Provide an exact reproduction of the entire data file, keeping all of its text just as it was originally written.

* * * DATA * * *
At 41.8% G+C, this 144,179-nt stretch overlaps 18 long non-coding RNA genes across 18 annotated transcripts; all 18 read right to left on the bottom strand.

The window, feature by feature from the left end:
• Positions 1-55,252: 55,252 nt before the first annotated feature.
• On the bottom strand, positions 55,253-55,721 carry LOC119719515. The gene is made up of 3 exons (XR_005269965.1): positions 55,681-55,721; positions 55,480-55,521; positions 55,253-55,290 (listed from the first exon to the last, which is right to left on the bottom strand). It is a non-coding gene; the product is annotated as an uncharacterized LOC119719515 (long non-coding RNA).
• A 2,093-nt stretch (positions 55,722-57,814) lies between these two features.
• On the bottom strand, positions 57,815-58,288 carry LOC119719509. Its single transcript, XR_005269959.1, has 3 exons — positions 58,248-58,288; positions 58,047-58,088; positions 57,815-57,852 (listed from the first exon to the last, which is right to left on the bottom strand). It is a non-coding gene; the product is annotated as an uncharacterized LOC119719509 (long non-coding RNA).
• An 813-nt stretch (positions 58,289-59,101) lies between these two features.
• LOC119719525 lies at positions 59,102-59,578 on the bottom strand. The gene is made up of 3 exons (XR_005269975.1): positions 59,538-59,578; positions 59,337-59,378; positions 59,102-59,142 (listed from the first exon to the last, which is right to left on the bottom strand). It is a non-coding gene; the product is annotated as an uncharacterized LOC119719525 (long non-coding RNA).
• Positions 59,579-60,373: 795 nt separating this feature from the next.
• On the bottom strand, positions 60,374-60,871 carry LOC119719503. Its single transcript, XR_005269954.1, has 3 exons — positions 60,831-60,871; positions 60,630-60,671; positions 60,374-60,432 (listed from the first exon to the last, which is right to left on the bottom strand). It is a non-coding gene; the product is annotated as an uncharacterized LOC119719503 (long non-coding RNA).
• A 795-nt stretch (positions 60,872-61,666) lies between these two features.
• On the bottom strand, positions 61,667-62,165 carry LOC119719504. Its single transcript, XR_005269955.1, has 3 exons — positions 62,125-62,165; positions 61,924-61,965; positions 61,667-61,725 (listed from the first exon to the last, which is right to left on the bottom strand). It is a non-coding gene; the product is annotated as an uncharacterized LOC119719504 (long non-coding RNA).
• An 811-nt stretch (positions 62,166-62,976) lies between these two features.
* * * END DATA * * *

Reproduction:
At 41.8% G+C, this 144,179-nt stretch overlaps 18 long non-coding RNA genes across 18 annotated transcripts; all 18 read right to left on the bottom strand.

The window, feature by feature from the left end:
• Positions 1-55,252: 55,252 nt before the first annotated feature.
• On the bottom strand, positions 55,253-55,721 carry LOC119719515. The gene is made up of 3 exons (XR_005269965.1): positions 55,681-55,721; positions 55,480-55,521; positions 55,253-55,290 (listed from the first exon to the last, which is right to left on the bottom strand). It is a non-coding gene; the product is annotated as an uncharacterized LOC119719515 (long non-coding RNA).
• A 2,093-nt stretch (positions 55,722-57,814) lies between these two features.
• On the bottom strand, positions 57,815-58,288 carry LOC119719509. Its single transcript, XR_005269959.1, has 3 exons — positions 58,248-58,288; positions 58,047-58,088; positions 57,815-57,852 (listed from the first exon to the last, which is right to left on the bottom strand). It is a non-coding gene; the product is annotated as an uncharacterized LOC119719509 (long non-coding RNA).
• An 813-nt stretch (positions 58,289-59,101) lies between these two features.
• LOC119719525 lies at positions 59,102-59,578 on the bottom strand. The gene is made up of 3 exons (XR_005269975.1): positions 59,538-59,578; positions 59,337-59,378; positions 59,102-59,142 (listed from the first exon to the last, which is right to left on the bottom strand). It is a non-coding gene; the product is annotated as an uncharacterized LOC119719525 (long non-coding RNA).
• Positions 59,579-60,373: 795 nt separating this feature from the next.
• On the bottom strand, positions 60,374-60,871 carry LOC119719503. Its single transcript, XR_005269954.1, has 3 exons — positions 60,831-60,871; positions 60,630-60,671; positions 60,374-60,432 (listed from the first exon to the last, which is right to left on the bottom strand). It is a non-coding gene; the product is annotated as an uncharacterized LOC119719503 (long non-coding RNA).
• A 795-nt stretch (positions 60,872-61,666) lies between these two features.
• On the bottom strand, positions 61,667-62,165 carry LOC119719504. Its single transcript, XR_005269955.1, has 3 exons — positions 62,125-62,165; positions 61,924-61,965; positions 61,667-61,725 (listed from the first exon to the last, which is right to left on the bottom strand). It is a non-coding gene; the product is annotated as an uncharacterized LOC119719504 (long non-coding RNA).
• An 811-nt stretch (positions 62,166-62,976) lies between these two features.